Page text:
Git Pull via HTTPS, Git Push over SSH

For many public Git repos, using HTTPS for “git fetch”, “git pull”, and other Git download operations has adequate security. A primary concern for downloading public Git content is verifying the content is genuinely from the desired author. A reasonable degree of confidence can be accomplished using HTTPS to download and verifying the author PGP signed Git commits. Git download operations over HTTPS are perhaps twice as fast as Git over SSH and use less CPU.

When pushing Git commits, SSH can provide enhanced security. Since “git push” operations typically take longer than “git pull”, particularly where pre-commit hooks and PGP commit signing are used, SSH speed penalty on “git push” is often acceptable.

For developers there are speed benefits from a hybrid Git configuration where Git downloads use HTTPS and Git uploads use SSH. Git has intrinsic functionality for this setup in a global configuration. The one-setup setup below uses “https://” for the remote repo URL instead of “ssh://”. To upgrade existing local public repos, edit individual repo “.git/config” accordingly. This is a one-time config command:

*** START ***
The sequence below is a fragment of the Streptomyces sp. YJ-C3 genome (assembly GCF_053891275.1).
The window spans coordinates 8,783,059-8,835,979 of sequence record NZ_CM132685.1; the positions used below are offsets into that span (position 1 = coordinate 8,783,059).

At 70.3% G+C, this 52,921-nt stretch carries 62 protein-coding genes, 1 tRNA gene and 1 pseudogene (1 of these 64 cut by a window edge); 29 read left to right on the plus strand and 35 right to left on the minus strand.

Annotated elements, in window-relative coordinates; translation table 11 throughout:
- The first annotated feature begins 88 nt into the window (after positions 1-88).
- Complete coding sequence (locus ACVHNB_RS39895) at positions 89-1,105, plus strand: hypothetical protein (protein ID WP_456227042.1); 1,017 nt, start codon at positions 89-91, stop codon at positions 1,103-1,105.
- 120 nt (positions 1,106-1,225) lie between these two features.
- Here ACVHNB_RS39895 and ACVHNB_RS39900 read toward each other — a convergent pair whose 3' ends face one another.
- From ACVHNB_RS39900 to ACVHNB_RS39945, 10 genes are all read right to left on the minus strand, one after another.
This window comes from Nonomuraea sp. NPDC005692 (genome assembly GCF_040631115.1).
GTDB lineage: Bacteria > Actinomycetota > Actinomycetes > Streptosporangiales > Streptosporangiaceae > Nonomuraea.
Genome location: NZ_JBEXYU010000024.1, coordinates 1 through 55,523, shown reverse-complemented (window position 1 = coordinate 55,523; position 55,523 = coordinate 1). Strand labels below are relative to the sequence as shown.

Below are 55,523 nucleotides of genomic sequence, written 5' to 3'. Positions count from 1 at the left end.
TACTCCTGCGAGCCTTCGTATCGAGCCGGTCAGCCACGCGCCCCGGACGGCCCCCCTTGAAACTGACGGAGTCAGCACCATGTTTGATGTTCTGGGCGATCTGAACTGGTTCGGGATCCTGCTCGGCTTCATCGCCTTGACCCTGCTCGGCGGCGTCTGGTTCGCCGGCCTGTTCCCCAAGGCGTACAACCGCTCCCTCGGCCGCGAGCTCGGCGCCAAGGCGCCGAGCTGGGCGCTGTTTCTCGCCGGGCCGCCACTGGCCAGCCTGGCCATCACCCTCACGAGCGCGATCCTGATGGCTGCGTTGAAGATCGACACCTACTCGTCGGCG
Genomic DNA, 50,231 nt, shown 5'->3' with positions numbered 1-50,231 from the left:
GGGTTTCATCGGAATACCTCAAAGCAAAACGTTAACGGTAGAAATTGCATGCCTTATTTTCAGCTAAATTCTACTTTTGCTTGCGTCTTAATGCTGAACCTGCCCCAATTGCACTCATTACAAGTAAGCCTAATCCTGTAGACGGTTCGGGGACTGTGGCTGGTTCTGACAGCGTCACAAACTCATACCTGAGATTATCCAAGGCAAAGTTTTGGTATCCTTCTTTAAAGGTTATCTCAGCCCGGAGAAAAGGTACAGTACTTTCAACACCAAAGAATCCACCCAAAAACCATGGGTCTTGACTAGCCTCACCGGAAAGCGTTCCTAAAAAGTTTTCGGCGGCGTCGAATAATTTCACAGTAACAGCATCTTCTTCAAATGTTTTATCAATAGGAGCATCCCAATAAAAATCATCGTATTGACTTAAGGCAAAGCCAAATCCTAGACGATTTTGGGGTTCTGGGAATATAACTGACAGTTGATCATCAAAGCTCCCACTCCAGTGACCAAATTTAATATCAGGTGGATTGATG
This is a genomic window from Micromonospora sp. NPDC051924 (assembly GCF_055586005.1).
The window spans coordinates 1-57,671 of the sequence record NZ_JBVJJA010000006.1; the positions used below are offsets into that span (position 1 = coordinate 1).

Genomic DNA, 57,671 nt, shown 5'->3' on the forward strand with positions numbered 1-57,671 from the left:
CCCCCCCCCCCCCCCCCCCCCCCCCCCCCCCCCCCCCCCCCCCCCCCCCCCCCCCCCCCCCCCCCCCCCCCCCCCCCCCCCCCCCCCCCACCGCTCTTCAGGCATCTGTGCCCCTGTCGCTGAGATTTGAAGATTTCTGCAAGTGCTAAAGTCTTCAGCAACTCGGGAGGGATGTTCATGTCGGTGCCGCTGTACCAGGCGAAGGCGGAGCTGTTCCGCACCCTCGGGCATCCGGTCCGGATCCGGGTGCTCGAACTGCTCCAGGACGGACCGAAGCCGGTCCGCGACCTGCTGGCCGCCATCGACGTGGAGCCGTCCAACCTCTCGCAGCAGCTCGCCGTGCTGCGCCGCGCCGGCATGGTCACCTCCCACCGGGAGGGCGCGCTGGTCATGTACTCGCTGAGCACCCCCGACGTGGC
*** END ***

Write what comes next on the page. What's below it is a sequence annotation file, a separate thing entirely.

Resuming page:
git config --global url."ssh://github.com/".pushInsteadOf https://github.com/

git config --global url."ssh://gitlab.com/".pushInsteadOf https://gitlab.com/

This makes all GitHub and GitLab public repos push over SSH, unless overridden in a repo’s own “.git/config”. Confirm by git remote -v in a repo, which shows the effect of the global “~/.gitconfig”.


If experiencing problems on “git push”, check the individual repo “.git/config”, making sure the url is like:

[remote "origin"]
	url = https://github.com/username/repo.git

In particular, the ending of the url line must NOT have a trailing slash like repo/